Employer Liability for Racist Graffiti – Discrimination in the Armed Forces

4 minutes reading time

Two former British soldiers have won a high-profile race discrimination claim in the Employment Tribunal against the Ministry of Defence (MOD).

Lance Corporal Nkululeko Zulu and Private Hani Gue claimed they suffered through a long-running campaign of racist abuse during their time in the army.

The men brought allegations of racial harassment and direct discrimination against the MOD going back years, including the fact that Nazi and Confederate flags had been hung in the barracks, that senior officers had used racist language against them, and that a colleague had posted photos on social media posing with Tommy Robinson, the founder of the English Defence League. Both soldiers claimed that after making internal complaints, senior officers attempted to hide what had happened and did not acknowledge their reasons for later leaving the army.

Whilst many of their allegations failed, Mr Gue and Mr Zulu were successful in claiming that they had suffered racial harassment in the form of offensive graffiti. A photo of Mr Gue and Mr Zulu in the barracks was defaced with swastikas and the words “fuck off”, whilst someone had also drawn a swastika and a Hitler moustache on a separate image of Mr Gue. Another photo of Mr Gue and Mr Zulu had been graffitied with the N-word.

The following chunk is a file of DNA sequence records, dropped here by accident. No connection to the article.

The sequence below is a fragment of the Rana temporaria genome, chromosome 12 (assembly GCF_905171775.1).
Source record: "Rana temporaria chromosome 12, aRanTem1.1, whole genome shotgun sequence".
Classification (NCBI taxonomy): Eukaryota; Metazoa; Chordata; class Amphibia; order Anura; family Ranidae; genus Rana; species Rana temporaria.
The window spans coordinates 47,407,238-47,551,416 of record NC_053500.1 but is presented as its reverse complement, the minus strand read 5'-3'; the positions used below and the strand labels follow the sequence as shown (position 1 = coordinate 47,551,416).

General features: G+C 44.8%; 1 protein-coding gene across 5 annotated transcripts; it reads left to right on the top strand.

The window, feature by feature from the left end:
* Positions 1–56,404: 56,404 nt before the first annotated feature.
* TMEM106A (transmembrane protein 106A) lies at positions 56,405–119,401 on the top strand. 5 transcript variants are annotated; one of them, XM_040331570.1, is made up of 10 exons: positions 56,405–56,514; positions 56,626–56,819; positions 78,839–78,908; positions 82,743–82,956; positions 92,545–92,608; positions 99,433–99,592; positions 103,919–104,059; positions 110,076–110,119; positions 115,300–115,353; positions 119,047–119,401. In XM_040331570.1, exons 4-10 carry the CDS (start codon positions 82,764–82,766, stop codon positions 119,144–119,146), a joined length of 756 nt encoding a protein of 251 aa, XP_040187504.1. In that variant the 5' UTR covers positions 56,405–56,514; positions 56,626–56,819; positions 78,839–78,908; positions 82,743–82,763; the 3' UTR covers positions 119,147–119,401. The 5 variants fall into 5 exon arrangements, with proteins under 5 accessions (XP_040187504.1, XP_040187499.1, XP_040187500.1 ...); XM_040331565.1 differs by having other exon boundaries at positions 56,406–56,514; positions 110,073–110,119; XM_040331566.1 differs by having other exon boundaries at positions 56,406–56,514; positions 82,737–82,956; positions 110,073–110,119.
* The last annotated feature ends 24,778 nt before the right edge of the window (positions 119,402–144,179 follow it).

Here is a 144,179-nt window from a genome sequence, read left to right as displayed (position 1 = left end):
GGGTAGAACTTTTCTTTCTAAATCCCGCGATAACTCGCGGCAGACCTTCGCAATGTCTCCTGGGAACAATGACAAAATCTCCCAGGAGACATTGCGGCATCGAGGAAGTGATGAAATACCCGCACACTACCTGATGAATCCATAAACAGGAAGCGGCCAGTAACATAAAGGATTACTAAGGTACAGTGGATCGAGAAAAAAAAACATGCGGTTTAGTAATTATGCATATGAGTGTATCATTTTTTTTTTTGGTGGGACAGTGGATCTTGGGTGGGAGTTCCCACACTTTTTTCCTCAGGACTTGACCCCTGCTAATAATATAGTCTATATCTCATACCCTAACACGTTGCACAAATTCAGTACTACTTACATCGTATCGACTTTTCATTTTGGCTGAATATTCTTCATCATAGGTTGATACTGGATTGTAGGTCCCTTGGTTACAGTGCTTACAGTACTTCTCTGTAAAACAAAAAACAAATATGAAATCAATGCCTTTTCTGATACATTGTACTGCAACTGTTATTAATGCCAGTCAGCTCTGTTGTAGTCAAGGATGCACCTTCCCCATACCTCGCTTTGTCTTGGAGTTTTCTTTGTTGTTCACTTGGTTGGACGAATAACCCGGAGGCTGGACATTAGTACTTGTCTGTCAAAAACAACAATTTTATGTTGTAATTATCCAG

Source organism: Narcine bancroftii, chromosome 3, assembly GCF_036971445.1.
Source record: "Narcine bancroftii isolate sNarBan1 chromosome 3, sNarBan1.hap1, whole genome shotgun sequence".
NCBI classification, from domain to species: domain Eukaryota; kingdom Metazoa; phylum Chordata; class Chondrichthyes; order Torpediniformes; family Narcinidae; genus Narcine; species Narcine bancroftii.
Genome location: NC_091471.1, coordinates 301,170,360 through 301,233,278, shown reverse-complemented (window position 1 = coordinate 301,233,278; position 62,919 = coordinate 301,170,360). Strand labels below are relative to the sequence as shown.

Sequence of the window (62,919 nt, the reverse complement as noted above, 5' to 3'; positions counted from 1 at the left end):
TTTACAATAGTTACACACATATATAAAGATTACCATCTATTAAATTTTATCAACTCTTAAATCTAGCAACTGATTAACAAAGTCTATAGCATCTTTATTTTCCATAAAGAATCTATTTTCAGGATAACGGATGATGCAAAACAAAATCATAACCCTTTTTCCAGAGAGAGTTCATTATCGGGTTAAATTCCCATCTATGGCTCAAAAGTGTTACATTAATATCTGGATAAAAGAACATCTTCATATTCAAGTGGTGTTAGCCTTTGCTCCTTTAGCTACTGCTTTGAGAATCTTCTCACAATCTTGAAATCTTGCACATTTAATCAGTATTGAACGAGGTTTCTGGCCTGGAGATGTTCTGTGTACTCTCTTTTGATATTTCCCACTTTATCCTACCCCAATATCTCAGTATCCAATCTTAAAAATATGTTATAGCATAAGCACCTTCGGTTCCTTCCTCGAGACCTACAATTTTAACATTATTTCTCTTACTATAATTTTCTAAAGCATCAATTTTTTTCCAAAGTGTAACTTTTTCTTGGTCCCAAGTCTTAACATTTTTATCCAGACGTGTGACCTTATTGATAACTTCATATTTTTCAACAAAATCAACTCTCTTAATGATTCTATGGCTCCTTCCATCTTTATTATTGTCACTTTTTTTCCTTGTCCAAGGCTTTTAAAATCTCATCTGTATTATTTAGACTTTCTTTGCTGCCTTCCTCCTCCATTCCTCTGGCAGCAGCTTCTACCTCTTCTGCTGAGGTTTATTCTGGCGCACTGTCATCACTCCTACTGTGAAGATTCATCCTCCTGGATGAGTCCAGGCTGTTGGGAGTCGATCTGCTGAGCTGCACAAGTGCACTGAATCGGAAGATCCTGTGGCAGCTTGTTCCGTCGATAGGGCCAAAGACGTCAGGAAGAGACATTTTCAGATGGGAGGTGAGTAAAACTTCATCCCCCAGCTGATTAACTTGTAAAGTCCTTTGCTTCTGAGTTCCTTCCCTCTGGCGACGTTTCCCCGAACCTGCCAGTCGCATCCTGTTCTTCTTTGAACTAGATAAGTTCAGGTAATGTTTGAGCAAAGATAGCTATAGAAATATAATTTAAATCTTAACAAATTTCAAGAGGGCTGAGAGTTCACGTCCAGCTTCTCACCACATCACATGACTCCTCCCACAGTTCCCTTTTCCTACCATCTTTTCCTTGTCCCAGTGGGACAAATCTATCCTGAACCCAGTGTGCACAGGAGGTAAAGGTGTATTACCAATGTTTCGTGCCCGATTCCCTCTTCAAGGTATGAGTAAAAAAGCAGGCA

In a harassment claim, an employee must show that there has been unwanted conduct related to a protected characteristic (in this case, race) which had the purpose or effect of violating an individual's dignity or creating an intimidating, hostile, degrading, humiliating or offensive environment for that individual.

In this case, the judged held that, “the conduct was unquestionably unwanted; the graffiti in question was of the most unpleasant nature, set out on Mr Gue’s personal photographs and was racially highly offensive”.

The judge added that, even though the identity of the perpetrator was unknown, “the carrying out of this act was so unpleasant that it can only have been done with the purpose of violating the claimants’ dignity and creating an intimidating, hostile, degrading, humiliating and offensive environment for them”.

Now that Mr Gue and Mr Zulu have succeeded in establishing their claim of harassment, the case will continue to consider what remedies should be awarded. The claimants have said they plan to seek compensation and recommendations from the tribunal that the MoD implement better equality and diversity training within the armed forces.

This case should serve as a warning to employers that harassment can take many forms. It could be verbal or written comments, violence, threats of violence or graffiti. It can also relate to a number of different protected characteristics in addition to race, such as disability, sex and age. It is important that employers deal with any discrimination issues, not only because of their legal obligations and to avoid legal claims, but also to help foster a positive work environment.

If you have any further questions about this case or the topic of discrimination please do not hesitate to contact our expert employment team on 0161 941 4000 or by email lawyers@myerson.co.uk.